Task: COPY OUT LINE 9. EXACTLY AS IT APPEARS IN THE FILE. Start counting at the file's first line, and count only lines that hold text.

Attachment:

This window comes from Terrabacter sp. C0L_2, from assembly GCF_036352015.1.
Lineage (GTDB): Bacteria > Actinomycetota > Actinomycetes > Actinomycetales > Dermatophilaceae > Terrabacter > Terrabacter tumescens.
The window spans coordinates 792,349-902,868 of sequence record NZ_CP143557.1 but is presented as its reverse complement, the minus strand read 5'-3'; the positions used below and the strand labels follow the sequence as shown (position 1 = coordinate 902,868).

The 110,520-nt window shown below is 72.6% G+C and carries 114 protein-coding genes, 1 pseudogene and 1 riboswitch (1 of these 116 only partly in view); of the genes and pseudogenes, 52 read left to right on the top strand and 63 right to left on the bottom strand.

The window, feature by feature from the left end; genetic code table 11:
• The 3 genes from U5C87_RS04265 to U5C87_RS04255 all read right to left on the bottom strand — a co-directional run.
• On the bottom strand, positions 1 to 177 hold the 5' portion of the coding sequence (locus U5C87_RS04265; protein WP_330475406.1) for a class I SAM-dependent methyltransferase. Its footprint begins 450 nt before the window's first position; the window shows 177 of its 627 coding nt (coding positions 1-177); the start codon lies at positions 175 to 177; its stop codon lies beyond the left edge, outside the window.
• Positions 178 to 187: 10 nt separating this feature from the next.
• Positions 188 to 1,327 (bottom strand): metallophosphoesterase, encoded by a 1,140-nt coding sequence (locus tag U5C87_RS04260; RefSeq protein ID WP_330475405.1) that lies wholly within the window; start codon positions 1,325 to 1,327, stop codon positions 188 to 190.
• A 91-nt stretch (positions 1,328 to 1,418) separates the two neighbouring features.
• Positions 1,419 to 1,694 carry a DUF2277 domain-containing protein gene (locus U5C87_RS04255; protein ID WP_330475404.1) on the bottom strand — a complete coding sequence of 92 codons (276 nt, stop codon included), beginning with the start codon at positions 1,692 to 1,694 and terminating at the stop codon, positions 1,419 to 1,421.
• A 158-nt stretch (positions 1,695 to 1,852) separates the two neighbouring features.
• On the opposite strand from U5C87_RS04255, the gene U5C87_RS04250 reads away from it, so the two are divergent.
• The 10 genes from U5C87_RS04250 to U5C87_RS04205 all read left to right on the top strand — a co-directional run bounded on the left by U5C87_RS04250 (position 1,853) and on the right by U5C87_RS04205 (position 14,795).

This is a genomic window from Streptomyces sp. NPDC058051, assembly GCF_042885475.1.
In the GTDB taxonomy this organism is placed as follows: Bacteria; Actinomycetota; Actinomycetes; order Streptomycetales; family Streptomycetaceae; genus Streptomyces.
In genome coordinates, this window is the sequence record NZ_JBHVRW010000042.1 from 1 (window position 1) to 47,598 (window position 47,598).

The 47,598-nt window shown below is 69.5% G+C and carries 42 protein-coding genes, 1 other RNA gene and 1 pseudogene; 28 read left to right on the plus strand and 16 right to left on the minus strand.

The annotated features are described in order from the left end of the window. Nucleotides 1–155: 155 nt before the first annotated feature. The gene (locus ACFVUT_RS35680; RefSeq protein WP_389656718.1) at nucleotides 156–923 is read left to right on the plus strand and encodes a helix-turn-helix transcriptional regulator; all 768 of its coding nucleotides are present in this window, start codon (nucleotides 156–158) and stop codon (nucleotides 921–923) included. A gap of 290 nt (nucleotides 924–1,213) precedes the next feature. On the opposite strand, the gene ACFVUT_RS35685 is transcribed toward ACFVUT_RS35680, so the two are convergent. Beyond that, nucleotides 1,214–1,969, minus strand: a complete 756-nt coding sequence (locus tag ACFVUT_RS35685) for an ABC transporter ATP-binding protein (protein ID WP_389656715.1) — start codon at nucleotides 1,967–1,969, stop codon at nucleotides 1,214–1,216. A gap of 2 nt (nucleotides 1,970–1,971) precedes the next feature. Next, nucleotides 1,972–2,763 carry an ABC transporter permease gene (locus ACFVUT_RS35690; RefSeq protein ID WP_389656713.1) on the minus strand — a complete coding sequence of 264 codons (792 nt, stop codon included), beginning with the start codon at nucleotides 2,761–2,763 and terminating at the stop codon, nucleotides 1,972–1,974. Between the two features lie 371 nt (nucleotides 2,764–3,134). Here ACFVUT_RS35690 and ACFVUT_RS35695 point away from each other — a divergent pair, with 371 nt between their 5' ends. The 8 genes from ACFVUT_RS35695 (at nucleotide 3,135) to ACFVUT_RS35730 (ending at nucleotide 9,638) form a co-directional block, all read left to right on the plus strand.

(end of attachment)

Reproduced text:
• Positions 188 to 1,327 (bottom strand): metallophosphoesterase, encoded by a 1,140-nt coding sequence (locus tag U5C87_RS04260; RefSeq protein ID WP_330475405.1) that lies wholly within the window; start codon positions 1,325 to 1,327, stop codon positions 188 to 190.